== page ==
06 Jul 2010
Full title: Natural Interaction for Cultural Heritage: the archaeological site of Shawbak
Abstract: One of the most interesting issues in the field of cultural heritage is the adoption of multimedia systems for the visualization and organization of information. In this paper we present a natural interaction based system designed to represent multimedia contents related to the archaeological site of Shawbak, situated in the Petra region of Jordan. Contents are composed of texts, images and videos showing and explaining the archeological site areas and the history of the castle. This system was installed at the Limonaia di Palazzo Pitti (Italy) for the archeological exhibition called "From Petra to Shawbak".
Link to ACM portal reference.
23 Jun 2010
I started a personal project months ago, aimed at realizing a web and mobile infrastructure for wine tasting notes. During the same period I quit my old job, moved from my old flat in Florence to my wife's in London, found a new flat and a new job, moved again to the new flat, changed computer (the old one being back to the lab where I used to work) and started a couple of new projects, quoted in my previous posts.
I think it's enough to justify that my original project - for which I found what I think a cute name: "Cellarium" - is currently in stand by. Still I think it's a real shame, mainly for two reasons:
- there are not official AIS and/or ONAV wine tasting applications for mobiles in the cloud (or at least I didn't found them)
- being now in London, I must say that Italian wines are under estimated and are really hard to find (no, I'm not talking about the crap you usually pick up around)
I decided thus to put everything under github, and if a brave volunteer fancies a contribution, can easily download the source code here: http://github.com/grudelsud/com.londondroids.cellarium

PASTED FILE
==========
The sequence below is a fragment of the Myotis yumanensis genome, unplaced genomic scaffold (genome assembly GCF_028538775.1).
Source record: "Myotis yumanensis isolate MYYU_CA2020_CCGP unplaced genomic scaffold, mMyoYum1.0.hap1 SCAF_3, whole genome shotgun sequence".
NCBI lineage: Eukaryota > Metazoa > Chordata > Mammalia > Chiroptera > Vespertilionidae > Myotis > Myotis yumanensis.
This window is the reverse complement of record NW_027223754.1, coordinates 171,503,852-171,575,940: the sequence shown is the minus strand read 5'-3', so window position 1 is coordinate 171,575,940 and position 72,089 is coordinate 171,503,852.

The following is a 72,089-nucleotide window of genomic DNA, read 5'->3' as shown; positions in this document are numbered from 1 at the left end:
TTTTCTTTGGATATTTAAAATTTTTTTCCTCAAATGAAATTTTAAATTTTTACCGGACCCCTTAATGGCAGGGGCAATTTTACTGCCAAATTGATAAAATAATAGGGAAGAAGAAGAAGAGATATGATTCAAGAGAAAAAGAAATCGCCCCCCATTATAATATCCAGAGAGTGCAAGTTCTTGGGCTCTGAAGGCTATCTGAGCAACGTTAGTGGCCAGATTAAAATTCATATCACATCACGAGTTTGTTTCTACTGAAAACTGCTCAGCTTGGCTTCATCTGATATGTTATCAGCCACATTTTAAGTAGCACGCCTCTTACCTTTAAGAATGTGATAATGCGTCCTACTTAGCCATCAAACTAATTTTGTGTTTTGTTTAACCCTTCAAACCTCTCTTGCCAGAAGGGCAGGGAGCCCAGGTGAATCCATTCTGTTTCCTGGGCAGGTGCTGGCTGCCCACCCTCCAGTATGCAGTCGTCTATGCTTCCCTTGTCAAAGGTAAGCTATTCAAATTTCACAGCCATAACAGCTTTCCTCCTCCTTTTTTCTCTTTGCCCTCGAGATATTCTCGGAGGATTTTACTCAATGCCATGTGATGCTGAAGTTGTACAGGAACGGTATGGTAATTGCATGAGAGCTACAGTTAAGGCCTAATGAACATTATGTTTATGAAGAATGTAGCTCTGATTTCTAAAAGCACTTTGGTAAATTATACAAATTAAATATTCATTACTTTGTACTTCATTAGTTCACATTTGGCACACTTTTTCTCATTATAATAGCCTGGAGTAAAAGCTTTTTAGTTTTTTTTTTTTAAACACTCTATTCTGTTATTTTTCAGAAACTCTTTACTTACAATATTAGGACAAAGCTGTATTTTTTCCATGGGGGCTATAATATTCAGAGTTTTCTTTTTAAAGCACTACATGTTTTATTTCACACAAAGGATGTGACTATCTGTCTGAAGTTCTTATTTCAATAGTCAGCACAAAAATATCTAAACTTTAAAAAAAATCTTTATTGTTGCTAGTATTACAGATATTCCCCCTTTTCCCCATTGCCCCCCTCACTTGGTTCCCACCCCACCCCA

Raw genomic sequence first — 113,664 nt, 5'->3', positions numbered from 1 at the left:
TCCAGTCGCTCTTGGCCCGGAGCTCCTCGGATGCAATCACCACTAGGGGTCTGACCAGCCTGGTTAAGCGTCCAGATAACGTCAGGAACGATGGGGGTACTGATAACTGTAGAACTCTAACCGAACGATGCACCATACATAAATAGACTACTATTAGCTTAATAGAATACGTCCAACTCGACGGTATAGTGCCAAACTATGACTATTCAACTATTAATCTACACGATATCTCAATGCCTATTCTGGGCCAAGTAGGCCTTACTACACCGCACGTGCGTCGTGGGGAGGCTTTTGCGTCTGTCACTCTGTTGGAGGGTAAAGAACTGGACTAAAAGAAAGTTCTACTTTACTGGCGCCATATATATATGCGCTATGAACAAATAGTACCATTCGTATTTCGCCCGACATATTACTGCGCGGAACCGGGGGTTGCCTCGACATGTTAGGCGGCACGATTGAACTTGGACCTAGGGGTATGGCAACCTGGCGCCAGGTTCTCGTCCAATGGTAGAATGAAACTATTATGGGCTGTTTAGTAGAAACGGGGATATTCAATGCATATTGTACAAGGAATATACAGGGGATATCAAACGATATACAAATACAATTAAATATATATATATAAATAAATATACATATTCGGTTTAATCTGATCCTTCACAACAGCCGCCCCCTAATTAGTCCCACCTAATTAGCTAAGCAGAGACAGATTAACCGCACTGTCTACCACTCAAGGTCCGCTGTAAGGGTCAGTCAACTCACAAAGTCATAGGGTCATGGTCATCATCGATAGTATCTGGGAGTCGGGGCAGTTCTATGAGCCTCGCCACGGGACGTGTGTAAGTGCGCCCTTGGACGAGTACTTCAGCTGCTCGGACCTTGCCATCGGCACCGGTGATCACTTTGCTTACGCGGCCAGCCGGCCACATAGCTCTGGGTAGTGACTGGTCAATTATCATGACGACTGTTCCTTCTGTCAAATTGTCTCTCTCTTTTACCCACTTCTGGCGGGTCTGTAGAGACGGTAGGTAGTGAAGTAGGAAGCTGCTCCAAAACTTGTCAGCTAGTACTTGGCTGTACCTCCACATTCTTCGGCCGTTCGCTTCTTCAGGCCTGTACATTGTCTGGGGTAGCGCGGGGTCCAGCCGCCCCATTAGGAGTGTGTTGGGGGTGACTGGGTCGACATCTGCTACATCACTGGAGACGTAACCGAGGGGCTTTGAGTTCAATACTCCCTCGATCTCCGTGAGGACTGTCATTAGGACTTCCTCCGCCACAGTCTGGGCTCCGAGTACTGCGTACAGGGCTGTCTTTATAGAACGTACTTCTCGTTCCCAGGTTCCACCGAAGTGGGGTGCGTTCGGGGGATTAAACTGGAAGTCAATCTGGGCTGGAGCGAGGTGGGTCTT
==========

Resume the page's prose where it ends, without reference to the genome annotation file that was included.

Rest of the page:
If you are brave enough to read through the rest of the post, you will discover the following:
- code is completely undocumented, shame on me, but I didn't have the time to do anything else, it's just there and you can use it at your own risk;
- wines and wine tasting notes are stored in a sqlite database (stored in the mobile device) and I don't even remember its structure, the only way to retrieve how things are done is to take a look at the two inner classes defined inside CellariumProvider.java
- saving and updating wines work fine, while wine notes still need a lot of coding, both from a data persistence perspective and interface implementation.
The application is intended to help while writing down wine tasting notes for both AIS and ONAV standards, as depicted in the following.
I'd be happy to help/contribute and finish the application, volunteers appreciated. If no one interested in this, I'll probably finish it when I'll retire, using Android v.714.23 on a nuclear-powered-artificial-intelligence-smartphone produced in Mars by Cyberdyne systems.
22 Jun 2010
After a month, a little bit more probably, of sufferings and efforts, we have press releases, thanks to @WKAmsterdam and their immense work. The first review I am reading is published on Cool Hunting, and it is pretty amazing to see some official pictures of our little preciousss.
I was involved in the Nike Life Center as project manager for the digital production, while freelancing with my funky buddies at The Rumpus Room. Our team was:
- Joel Baumann, Lead Creative Technologist
- Steve Wyles, Executive Producer
- Thomas Alisi, Project Manager
- Gerard Delmas, Software Developer
From a technical point of view, this huge display is rather simple, still interesting in some specific issues. Animations were developed in Flash using a heavily overrode Flint particle system. Headlines are pulled daily from a moderated feed and animated in 4 steps to create a full resolution portrait, the feed is UTF-8 encoded and the animation fully supports 16 languages. The moderation tool was developed by Deeplocal, Pittsburgh while the massive LED columns were installed by Spectrum, Johannesburg. Both the teams were super sharp and even if we worked with different timeshifts, and tons of emails, almost everything ran like a charme (er... last minute panic is always part of the game).
A super special thank and appreciation goes to Ross Plummer, mighty producer at Wieden+Kennedy Amsterdam, who has been enviably calm and steady even during the few panic attacks that sometimes could rise here and there across the world. The result is super cool, published tonight through Wieden's official press release.